Just 40 minutes from the center of Budapest, lies Szentendre, a lovely village with cobblestone streets and colorful houses. December or not, this is still a perfect half a day trip from Budapest. The area is known for local artists and craft producers. This is the place where you’ll find iconic Hungarian souvenirs and unique pieces, that you won’t see at the other Christmas markets.
The selection of food is non-existent, but there are several small restaurants and cozy cafes where you can eat and warm up. Don’t miss the opportunity to sample some strawberry wine, mulled or not, and maybe buy a bottle for home. In the main square, besides a fully decorated Christmas tree, there’s also a nativity scene on display. During the festive season, one can also check out the Christmas museum and shop. If you have time, you can also visit the marzipan or the miniatures museum.
READ ALSO: 8 CHRISTMAS MARKETS IN AND AROUND NUREMBERG
What to eat at the Budapest Christmas markets?
No trip to a new country is complete without sampling the local food and Hungary shouldn’t be an exception. In fact, one of the most important parts of any Christmas market is the food. Traditional Hungarian food is tasty and meat lovers should be prepared for a real feast, but vegetarians will also have a few options.
Goulash – can be cooked as a soup or a stew. The original version contains beef and a lot of paprika. It’s a perfect dish to warm up on a chilly day. At the Christmas markets it is often served in bread bowls.
Chicken paprikash – another paprika-based dish, but this time with chicken.
Hurkas – this is a kind of sausage that not many people would try. One of the original versions contains pork blood and rice. While this sounds bad, the one with pork liver and rice dipped in horseradish sauce is not that horrible.
Stuffed cabbage – this dish is disputed as traditional by many countries. Romania, Serbia and Hungary are just some of them. Sour cabbage leaves are filled with rice and minced meat seasoned with paprika and topped with sour cream.
Duck and red cabbage – this is another Hungarian Christmas market staple, especially of you have it on a potatoes pancake.
Langos – a delicious snack good at any time even for vegetarians. Make sure the dough is freshly fried and add garlic, sour cream and cheese on it. While the ones at the market are pretty good, if you visit St. Stephen’s Basilica market, you might also want to check out retro langos, especially if you’re not a vegetarian, as they have many more “meaty” toppings to choose from.
Kürtőskalács – you can’t leave the Christmas markets without trying a kürtőskalács (better known as a chimney cake). This is a sweet pastry roasted over charcoals, caramelized and rolled in cinnamon, crushed walnuts, coconut flakes or raspberry. I personally think ice cream or chocolate ruins it, as it changes its texture, and I love it as a breakfast replacement. But this is just my opinion.
Beigli – a traditional walnut or poppy seeds roll served in many Hungarian families at Christmas and Easter as a special treat for generations.
What to drink at the Budapest Christmas markets?
Christmas markets would not smell or taste like Christmas without the cocktail of winter spices. Typically red wine is used, but you can also find white mulled wine, which is actually pretty good or more local versions made out of strawberry and cherry wine. Budapest also surprised me with some unconventional Christmas market drinks like hot chocolate with Bayley’s or grog with dried fruits and rum. Both combinations were great and there are actually more to choose from. And if you really want something strong to warm you up instantly, try a palinka shot!
What to buy at the Budapest Christmas markets?
Hungary has many traditional crafts and creative artisans that are happy to respect them, but also bring the products a modern twist. You can find traditional knitwear, crochet animals, beautiful pottery pieces, winter hats and fluffy coats. If you browse a little more, you might also find some vintage postcards or wooden boxes with a tricky opening system. Also, do not forget that the Hungarians take their paprika very seriously. Why not buy some smoked red paprika to give color and taste to your future stews?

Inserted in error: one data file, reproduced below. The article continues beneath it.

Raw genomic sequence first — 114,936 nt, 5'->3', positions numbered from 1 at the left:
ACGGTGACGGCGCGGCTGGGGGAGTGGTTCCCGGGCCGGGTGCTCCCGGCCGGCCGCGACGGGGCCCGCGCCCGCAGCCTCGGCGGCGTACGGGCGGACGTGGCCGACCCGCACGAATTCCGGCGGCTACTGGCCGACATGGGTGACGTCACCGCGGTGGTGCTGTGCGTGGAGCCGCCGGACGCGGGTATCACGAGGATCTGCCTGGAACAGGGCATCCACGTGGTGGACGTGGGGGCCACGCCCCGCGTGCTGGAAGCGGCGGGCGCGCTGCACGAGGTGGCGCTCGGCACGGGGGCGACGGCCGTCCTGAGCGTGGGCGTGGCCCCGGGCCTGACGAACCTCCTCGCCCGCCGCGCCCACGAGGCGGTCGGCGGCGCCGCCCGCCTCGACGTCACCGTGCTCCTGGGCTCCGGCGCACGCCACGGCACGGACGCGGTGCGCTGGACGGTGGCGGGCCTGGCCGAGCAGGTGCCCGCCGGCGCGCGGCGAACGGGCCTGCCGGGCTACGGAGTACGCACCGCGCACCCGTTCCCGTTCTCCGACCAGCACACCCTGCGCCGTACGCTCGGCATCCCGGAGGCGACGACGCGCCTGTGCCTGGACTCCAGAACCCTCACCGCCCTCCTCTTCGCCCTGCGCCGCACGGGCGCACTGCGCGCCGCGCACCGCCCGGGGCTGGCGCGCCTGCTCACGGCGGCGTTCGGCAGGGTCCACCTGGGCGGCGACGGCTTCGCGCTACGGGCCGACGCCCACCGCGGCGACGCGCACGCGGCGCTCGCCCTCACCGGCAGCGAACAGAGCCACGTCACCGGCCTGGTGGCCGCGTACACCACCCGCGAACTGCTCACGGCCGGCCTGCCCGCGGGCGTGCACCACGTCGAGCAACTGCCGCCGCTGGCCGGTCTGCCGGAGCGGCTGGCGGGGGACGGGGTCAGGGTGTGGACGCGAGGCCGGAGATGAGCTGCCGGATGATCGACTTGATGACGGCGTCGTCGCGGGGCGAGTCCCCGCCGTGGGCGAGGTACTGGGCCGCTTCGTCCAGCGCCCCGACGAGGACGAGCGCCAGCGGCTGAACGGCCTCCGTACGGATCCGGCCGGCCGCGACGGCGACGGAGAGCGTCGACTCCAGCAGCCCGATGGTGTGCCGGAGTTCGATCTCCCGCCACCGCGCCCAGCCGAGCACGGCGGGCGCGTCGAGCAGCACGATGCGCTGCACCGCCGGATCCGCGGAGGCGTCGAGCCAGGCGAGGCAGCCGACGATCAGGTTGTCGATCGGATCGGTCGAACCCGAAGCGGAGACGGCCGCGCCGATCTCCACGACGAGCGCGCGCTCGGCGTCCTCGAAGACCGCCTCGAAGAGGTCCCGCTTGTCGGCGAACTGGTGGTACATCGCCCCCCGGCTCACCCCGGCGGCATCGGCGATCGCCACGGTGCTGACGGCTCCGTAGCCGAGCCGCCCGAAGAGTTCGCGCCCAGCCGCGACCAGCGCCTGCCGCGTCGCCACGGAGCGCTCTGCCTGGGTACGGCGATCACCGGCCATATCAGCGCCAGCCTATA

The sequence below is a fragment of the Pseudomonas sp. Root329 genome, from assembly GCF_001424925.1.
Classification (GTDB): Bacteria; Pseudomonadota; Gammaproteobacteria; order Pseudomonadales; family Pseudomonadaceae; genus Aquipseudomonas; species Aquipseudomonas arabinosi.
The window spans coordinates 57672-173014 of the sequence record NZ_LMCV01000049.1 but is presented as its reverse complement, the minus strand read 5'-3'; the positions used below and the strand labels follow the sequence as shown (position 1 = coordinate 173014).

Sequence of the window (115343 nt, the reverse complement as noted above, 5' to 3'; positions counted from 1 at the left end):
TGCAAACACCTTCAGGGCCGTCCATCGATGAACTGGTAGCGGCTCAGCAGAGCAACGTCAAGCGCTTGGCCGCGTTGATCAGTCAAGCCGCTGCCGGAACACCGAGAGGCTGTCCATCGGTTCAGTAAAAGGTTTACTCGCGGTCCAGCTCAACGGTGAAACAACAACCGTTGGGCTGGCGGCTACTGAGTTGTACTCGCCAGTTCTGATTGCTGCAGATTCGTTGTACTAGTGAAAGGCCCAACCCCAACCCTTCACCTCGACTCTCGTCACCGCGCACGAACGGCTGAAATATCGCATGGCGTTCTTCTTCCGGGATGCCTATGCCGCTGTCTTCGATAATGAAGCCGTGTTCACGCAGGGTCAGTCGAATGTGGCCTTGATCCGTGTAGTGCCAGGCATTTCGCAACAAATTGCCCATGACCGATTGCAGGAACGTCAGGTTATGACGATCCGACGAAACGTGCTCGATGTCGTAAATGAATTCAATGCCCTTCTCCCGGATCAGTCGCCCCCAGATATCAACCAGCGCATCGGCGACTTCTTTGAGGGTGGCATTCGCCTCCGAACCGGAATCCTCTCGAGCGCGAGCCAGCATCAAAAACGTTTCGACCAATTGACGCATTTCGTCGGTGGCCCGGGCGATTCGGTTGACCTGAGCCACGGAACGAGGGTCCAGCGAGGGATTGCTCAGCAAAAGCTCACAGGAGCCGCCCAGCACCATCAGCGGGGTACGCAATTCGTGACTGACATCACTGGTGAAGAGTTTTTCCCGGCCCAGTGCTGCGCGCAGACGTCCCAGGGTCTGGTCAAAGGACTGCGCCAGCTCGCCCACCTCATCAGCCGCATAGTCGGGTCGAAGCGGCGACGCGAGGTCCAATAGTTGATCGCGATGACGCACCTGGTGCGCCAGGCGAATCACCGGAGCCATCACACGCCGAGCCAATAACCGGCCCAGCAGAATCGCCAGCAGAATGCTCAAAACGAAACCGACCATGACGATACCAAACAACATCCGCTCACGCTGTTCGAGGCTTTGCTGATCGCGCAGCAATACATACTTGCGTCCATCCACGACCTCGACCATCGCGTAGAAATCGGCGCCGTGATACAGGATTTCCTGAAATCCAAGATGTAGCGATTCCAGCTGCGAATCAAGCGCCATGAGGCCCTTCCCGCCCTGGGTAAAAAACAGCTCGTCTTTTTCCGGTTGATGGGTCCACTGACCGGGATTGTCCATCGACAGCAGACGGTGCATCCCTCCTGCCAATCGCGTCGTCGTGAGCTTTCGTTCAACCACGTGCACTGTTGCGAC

READ ALSO: ATHENS IN DECEMBER, READY FOR CHRISTMAS
What are some other things to do in Budapest around Christmas?
Walk along Deák Ferenc Street aka Fashion Street
In the heart of the city, from Vörösmarty square to the Central Market Sqaure, there’s a pedestrian street with designer shops. In December the entire area is decorated for Christmas. Oversized 2.5 high heeled shoes, monumental umbrellas and cocktail dresses seem to be falling from the sky. A fashionable Christmas tree stands right in the middle of the avenue.
Gozsdu-Udvar or Gozsdu Court is a pedestrian alley in the center of Budapest lined up with bars. It is a nice place to catch up with friends all year round, but especially beautiful over the Christmas season, between 30 November and 23 December. During this time it transforms into a holiday market. On the 6th of December, even Saint Nicolaus himself makes an appearance with his reindeer.
Go ice skating on Europe’s largest outdoor ice skating rink
The Christmas markets are beautiful, but even if some of them have an ice rink, it’s usually too small to move around. For an ice skating experience in Budapest, your best bet is the City Park Ice Rink. This one is huge, has an old tradition and a romantic setting. It was first opened in December 1876 and since then it became one of the locals’ favorite winter activities. In the evening, the sparkling lights and the view of the Vajdahunyad Castle make gliding here a magical thing to do. It’s also considered the largest ice skating rink in Europe. The rink is usually open from November until February. Don’t worry if you didn’t bring your skates, as you can rent a pair right there. The city park is close to Szechenyi Baths and Heroes’ Square, two other places you might want to check out.
Attend a classical music concert at St. Stephen’s Basilica
You’ll probably see the outside of the stunning St. Stephen Basilica anyway from the Christmas market in front of it. But the church also hosts a series a of classical organ concerts. Works of famous composers as Vivaldi, Bach and Händel sound even better in this stunning building with perfect acoustics. You can attend all year round, but the most memorable ones are in December.
Enjoy a festive ride on the Christmas Lights Train